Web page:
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Design Patterns Series: The Observer Pattern

During last night's Superbowl game - did you pay attention to the score box at the top-left corner? Think about the code you would write to do the keep the score up to date.  Would you get it to poll every couple of seconds for updates?  Let's also say that hypothetically the same system fed the updates to NFL.com.  Are you going to have multiple systems now checking for updates? Or, is there perhaps a better way to do this? If you recall the my post about design patterns, this problem has also been solved for you.  The design pattern that solves it is called The Observer Pattern and it too is described beautifully in the book on which this series is based: Head First Design Patterns. Here is the definition from the text:
"The Observer Pattern defines a one-to-many relationship between a set of objects.  When the state of one object changes, all of its dependents are notified."
Lightbulb, yes? Hopefully? How about building a "push" type of notification mechanism that will notify the scoreboard, website, and any other subscriber that cares to be informed of the score? Before we get into the code details, it's important to visualize it from an architecture design perspective.
Subject (abstract)
registerObserver() removeObserver() notifyObservers()
The Subject abstract class gets implemented by a real, a.k.a. concrete subject like the main score keeping system.  So now, this system can register many observers, like scoreboards, websites, phones, etc., as well as remove them, and mass notify them.  This ISubject has an IObserver interface that has a single method called update().  This interface gets implemented by an actual observer that has implements this method which may update the scoreboard, phone app, or a website RSS feed.  For this to happen though, it must instantiate the concrete observer and register with it, which says "Hey, I'd like to subscribe to your events.  Please push an update to me anytime there is one and I'll do my own thing to update my interface - and don't worry, because you don't have to know the details.  You and I are loosely coupled that way." Another great example of loose coupling here.  If the score keeping system had to know the details of how to update a website, a phone app, a TV scoreboard, and a bunch of other devices, not only would you have a humungous amount of lines in your code, but you would also have to recompile and retest anytime you wanted to add a new device implementation.  With loose coupling, that's hidden in the actual observer object so that all the Subject has to know is that that device is registered and to send it an update when one exists. Now that we see the benefit, let's take a look at how you would implement the C# code for this. Quick disclaimer: The .NET Framework has given us events and delegates, and while there are many ways to skin a cat and do this several ways, I am just using C# to show you the underlying object-oriented code to get this to work. We create an interface for Observer and an abstract class for Subject IObserver.cs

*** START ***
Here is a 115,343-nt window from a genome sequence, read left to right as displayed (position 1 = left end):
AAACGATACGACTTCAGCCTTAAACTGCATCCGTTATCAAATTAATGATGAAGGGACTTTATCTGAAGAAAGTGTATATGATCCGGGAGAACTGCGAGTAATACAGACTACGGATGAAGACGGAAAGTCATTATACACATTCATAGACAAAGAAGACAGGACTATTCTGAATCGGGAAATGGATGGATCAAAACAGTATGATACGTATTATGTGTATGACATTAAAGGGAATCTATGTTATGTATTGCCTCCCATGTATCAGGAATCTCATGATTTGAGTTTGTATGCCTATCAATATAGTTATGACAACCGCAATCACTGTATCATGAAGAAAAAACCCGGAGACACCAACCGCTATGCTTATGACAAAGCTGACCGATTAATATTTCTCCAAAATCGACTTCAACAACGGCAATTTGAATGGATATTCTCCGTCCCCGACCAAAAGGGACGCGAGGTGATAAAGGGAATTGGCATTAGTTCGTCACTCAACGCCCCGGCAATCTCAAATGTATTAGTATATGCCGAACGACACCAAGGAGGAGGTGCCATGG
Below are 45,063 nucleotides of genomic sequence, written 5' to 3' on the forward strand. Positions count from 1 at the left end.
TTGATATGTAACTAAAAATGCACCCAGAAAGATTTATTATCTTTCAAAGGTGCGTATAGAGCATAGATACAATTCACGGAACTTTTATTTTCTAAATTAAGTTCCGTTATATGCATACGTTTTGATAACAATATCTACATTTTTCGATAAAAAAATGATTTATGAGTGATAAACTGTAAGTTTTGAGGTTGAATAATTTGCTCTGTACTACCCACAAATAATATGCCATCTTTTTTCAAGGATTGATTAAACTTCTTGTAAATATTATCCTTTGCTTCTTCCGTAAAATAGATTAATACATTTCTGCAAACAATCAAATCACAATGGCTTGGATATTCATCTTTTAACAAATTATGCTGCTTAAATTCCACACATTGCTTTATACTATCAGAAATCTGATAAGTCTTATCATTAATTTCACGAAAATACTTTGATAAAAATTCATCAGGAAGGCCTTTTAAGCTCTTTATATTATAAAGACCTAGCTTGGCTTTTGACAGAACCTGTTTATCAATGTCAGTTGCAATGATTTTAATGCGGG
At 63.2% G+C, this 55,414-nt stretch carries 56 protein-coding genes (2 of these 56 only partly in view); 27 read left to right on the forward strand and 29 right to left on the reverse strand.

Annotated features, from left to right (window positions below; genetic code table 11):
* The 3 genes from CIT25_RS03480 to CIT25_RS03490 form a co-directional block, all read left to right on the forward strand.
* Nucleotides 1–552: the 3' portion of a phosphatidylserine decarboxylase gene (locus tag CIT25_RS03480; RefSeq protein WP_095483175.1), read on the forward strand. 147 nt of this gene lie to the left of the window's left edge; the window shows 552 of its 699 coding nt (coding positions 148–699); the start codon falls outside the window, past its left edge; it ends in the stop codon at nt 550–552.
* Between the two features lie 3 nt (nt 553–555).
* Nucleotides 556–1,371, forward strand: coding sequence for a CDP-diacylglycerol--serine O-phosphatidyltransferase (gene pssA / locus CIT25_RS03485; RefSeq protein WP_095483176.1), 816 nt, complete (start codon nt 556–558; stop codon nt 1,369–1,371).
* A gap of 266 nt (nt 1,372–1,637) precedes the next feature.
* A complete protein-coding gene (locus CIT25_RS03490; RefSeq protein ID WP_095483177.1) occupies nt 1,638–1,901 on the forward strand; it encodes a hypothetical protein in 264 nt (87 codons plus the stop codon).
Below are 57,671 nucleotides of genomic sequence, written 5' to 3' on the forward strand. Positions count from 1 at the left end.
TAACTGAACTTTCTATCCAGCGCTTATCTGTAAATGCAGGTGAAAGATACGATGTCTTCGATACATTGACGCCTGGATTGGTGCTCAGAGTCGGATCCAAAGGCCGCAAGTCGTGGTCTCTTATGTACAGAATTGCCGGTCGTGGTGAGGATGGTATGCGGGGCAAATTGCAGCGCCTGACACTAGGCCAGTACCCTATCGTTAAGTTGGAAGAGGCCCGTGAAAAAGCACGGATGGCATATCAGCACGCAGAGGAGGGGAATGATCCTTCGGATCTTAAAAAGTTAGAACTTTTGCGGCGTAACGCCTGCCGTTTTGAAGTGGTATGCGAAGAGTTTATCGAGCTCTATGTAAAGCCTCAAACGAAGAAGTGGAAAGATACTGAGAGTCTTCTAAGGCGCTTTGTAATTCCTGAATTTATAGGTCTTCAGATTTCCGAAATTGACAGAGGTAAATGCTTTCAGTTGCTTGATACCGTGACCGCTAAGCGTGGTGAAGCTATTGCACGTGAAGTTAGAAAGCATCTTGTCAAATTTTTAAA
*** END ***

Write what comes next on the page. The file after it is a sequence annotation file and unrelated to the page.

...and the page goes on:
using System;

public interface IObserver
{
     void Update(object subject);
}
Subject.cs

using System;
using System.Collections;

public abstract class Subject
{
    private ArrayList observers = new ArrayList();

    public void AddObserver(Observer observer)
    {
         observers.Add(observer);
    }

    public void RemoveObserver(Observer observer)
    {
        observers.Remove(observer);
    }

    public void Notify()
    {
          foreach(Observer observer in observers)
          {
               observer.Update(this);
          }
     }
}
ScoreKeeper.cs

public class ScoreKeeper : Subject
{
      public int TeamOneScore {get;set;}
      public int TeamTwoScore {get;set;}

    //could be called by the master score keeper
    public void ChangeScore(int scoreOne,int scoreTwo)
    {
         TeamOneScore = scoreOne;
         TeamTwoScore = scoreTwo;

          Notify();
     }
}
ScoreWebForm.cs

public class ScoreWebForm : IObserver
{
       public void Update(object subject)
       {
            //let's make sure the right subject
            //called this method.
            if(!(subject is ScoreKeeper)
               return;

            //update asp:label web controls
           labelScore1.Text = ((ScoreKeeper)subject).TeamOneScore;
           labelScore2.Text = ((ScoreKeeper)subject).TeamTwoScore;
     }
}
There you have it.  Another problem solved by design patterns.  Hopefully, if you have not heard about design patterns before, you are slowly beginning to see the value.  Make sure to catch the entire series on my blog and get yourself a copy of the above mentioned book if you haven't already done so.